How to protect your herd from Staggers

Quality Meat Scotland (QMS) has launched a new guide to help farmers reduce the risk of ‘Staggers’ and protect their herds.

Quality Meat Scotland (QMS) has launched a new guide to help farmers reduce the risk of ‘Staggers’ and protect their herds.

Large animal vet Hamish Marsden from Clyde Vet Group in Lanark also offered some top tips in the first in a series of monthly features focusing on seasonal animal health issues.

‘The predictably unpredictable conditions can play havoc with health planning and disease, and cases of Staggers (grass tetany/hypomagnesaemia) can just be the icing on the cake,’ Hamish writes.

‘The disease is generally seen in spring and autumn with wet lush grass. This grass has lower Magnesium levels and the low dry matter reduces the gut transit time, so the cow has less time to digest it fully.’

While early symptoms are difficult to identify, he says farmers should look out for: excitability, high head carriage and incoordination. This leads to the more commonly seen down cow with seizures, foaming at the mouth and paddling feet.

Staggers is treatable and details should be discussed with your vet as part of your annual health plan, but Hamish stresses that it is a genuine veterinary emergency, so it is essential that you contact a vet immediately if there is a case in your herd.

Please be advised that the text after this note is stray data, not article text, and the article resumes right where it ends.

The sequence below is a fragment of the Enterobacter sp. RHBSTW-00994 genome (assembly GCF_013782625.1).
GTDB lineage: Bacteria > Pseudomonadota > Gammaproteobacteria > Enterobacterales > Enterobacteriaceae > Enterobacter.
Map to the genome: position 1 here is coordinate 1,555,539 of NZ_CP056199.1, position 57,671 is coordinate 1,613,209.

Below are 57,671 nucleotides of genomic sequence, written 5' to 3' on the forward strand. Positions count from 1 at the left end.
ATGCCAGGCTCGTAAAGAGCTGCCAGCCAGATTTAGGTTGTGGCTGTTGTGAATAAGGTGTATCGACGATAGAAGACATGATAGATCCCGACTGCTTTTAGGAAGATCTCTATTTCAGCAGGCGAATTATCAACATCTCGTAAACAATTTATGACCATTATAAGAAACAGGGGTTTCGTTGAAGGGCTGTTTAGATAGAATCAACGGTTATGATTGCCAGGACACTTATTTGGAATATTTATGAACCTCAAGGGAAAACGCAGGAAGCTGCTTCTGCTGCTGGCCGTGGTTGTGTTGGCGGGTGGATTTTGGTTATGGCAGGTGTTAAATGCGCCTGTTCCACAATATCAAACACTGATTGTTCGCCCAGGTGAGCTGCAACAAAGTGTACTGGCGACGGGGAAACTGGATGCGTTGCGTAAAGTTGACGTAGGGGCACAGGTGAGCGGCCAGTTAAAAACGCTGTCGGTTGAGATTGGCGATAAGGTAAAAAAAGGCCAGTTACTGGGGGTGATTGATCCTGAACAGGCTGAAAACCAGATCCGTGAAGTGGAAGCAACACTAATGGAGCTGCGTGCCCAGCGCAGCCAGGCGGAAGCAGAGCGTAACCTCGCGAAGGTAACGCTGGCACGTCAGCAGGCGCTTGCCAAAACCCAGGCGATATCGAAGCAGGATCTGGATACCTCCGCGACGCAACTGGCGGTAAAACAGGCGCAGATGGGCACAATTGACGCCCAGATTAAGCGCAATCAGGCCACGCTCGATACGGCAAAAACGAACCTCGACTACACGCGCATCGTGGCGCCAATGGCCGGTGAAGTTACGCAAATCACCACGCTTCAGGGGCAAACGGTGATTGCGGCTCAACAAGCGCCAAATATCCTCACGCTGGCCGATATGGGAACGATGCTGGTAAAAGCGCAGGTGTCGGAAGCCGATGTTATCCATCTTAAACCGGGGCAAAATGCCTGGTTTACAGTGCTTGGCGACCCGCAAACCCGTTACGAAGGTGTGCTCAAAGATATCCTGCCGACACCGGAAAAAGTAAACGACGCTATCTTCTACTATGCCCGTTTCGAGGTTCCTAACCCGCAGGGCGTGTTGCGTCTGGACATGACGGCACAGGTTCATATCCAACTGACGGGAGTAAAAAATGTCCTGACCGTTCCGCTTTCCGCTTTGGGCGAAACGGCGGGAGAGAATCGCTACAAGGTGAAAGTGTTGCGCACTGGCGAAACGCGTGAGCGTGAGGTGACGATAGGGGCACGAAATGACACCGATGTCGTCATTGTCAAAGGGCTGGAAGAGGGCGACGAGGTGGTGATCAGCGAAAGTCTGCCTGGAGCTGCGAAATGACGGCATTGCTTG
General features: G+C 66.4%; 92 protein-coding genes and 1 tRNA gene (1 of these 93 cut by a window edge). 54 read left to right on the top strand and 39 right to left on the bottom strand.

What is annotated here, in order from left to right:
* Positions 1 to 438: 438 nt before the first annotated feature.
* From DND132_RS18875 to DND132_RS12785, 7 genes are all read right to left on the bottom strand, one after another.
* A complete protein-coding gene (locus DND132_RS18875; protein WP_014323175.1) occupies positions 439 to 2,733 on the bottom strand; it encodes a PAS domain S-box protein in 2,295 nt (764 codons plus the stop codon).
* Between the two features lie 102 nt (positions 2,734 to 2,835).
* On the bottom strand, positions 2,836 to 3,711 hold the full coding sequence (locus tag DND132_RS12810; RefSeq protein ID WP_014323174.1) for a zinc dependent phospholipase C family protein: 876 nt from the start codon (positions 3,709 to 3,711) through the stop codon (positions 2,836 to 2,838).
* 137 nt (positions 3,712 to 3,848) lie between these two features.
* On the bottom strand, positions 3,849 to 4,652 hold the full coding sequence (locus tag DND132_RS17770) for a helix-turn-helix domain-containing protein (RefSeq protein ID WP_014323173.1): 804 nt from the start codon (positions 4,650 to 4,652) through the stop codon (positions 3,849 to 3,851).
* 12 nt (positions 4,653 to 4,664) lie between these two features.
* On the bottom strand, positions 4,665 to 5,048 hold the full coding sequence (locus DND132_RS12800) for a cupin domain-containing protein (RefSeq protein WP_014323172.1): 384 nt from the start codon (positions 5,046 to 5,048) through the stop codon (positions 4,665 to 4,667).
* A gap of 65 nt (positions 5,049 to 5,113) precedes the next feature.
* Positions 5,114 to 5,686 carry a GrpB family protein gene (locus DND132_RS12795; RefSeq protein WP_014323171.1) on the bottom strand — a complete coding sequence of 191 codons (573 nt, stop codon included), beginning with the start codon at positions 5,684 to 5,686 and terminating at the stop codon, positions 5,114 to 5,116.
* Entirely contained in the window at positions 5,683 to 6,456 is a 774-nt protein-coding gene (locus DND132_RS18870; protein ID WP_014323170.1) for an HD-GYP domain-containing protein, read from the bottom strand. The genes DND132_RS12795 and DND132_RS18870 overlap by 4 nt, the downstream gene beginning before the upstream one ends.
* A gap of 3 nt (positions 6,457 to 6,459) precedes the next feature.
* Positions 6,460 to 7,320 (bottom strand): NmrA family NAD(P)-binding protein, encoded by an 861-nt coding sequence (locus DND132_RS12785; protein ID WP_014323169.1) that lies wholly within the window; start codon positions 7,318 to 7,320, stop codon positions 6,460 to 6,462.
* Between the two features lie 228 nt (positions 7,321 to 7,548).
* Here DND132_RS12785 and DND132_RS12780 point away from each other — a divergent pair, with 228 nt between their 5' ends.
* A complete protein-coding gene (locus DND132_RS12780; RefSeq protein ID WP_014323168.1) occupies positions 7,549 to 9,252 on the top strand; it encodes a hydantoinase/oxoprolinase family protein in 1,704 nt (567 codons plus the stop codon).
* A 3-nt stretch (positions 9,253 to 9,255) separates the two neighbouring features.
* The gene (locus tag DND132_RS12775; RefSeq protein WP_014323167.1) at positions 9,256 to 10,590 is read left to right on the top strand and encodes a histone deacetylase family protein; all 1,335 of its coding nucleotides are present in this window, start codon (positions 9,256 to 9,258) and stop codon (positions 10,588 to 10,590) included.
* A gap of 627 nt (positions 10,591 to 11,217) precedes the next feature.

Factors that can increase the risk of Staggers include high potassium and nitrogen fertiliser use, and older cows.

Hamish recommends the following steps to lower the risk to your herd:

  • Identify your at-risk cows – old cows, lactating cows
  • Conduct soil and grass analysis on high-risk parts of the farm
  • Look at high-risk times of the year on your own farm
  • Once these are identified, plan ahead to anticipate problems

Another method is to graze diverse multi-species swards during high-risk periods and graze sheltered fields if possible, during stormy weather.

In addition, look at feeding cows on deferred grazing with higher dry matter levels and offer straw in ring feeders to slow the feed passage through the rumen.

Hamish advises contacting your nutritionist for advice on supplementing cattle with magnesium.

‘There are various methods, my preferred options are slow release magnesium boluses and high mag rolls – mineral licks have their place; however, intake is unpredictable.

‘Nutritional supplements may appear expensive but weigh it up against losses and buying replacements. I would encourage everyone to discuss treatment options and risk identification as part of their annual health plan.’

Click HERE to view the QMS Staggers guide.

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